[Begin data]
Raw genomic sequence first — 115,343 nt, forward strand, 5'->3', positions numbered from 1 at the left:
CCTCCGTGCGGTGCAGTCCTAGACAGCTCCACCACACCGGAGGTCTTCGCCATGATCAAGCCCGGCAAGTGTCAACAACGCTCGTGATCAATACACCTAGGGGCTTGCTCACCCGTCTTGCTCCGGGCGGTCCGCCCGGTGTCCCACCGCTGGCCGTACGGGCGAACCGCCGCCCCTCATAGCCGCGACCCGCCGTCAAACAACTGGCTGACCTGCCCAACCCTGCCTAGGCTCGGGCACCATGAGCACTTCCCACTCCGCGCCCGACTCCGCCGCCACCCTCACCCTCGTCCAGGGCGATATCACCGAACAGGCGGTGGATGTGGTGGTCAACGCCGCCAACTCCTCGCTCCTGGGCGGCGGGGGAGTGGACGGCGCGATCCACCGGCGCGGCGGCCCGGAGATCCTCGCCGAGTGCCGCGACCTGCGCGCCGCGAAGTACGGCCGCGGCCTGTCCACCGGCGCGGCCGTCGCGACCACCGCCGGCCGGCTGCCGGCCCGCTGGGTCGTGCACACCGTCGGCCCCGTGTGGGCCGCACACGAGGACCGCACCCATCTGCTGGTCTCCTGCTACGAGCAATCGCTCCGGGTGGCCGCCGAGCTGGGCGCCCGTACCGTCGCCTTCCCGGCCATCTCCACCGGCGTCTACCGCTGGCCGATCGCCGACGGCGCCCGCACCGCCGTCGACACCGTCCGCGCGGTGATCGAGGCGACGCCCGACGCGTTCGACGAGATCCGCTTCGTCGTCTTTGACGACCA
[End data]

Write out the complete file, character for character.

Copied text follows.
Raw genomic sequence first — 115,343 nt, forward strand, 5'->3', positions numbered from 1 at the left:
CCTCCGTGCGGTGCAGTCCTAGACAGCTCCACCACACCGGAGGTCTTCGCCATGATCAAGCCCGGCAAGTGTCAACAACGCTCGTGATCAATACACCTAGGGGCTTGCTCACCCGTCTTGCTCCGGGCGGTCCGCCCGGTGTCCCACCGCTGGCCGTACGGGCGAACCGCCGCCCCTCATAGCCGCGACCCGCCGTCAAACAACTGGCTGACCTGCCCAACCCTGCCTAGGCTCGGGCACCATGAGCACTTCCCACTCCGCGCCCGACTCCGCCGCCACCCTCACCCTCGTCCAGGGCGATATCACCGAACAGGCGGTGGATGTGGTGGTCAACGCCGCCAACTCCTCGCTCCTGGGCGGCGGGGGAGTGGACGGCGCGATCCACCGGCGCGGCGGCCCGGAGATCCTCGCCGAGTGCCGCGACCTGCGCGCCGCGAAGTACGGCCGCGGCCTGTCCACCGGCGCGGCCGTCGCGACCACCGCCGGCCGGCTGCCGGCCCGCTGGGTCGTGCACACCGTCGGCCCCGTGTGGGCCGCACACGAGGACCGCACCCATCTGCTGGTCTCCTGCTACGAGCAATCGCTCCGGGTGGCCGCCGAGCTGGGCGCCCGTACCGTCGCCTTCCCGGCCATCTCCACCGGCGTCTACCGCTGGCCGATCGCCGACGGCGCCCGCACCGCCGTCGACACCGTCCGCGCGGTGATCGAGGCGACGCCCGACGCGTTCGACGAGATCCGCTTCGTCGTCTTTGACGACCA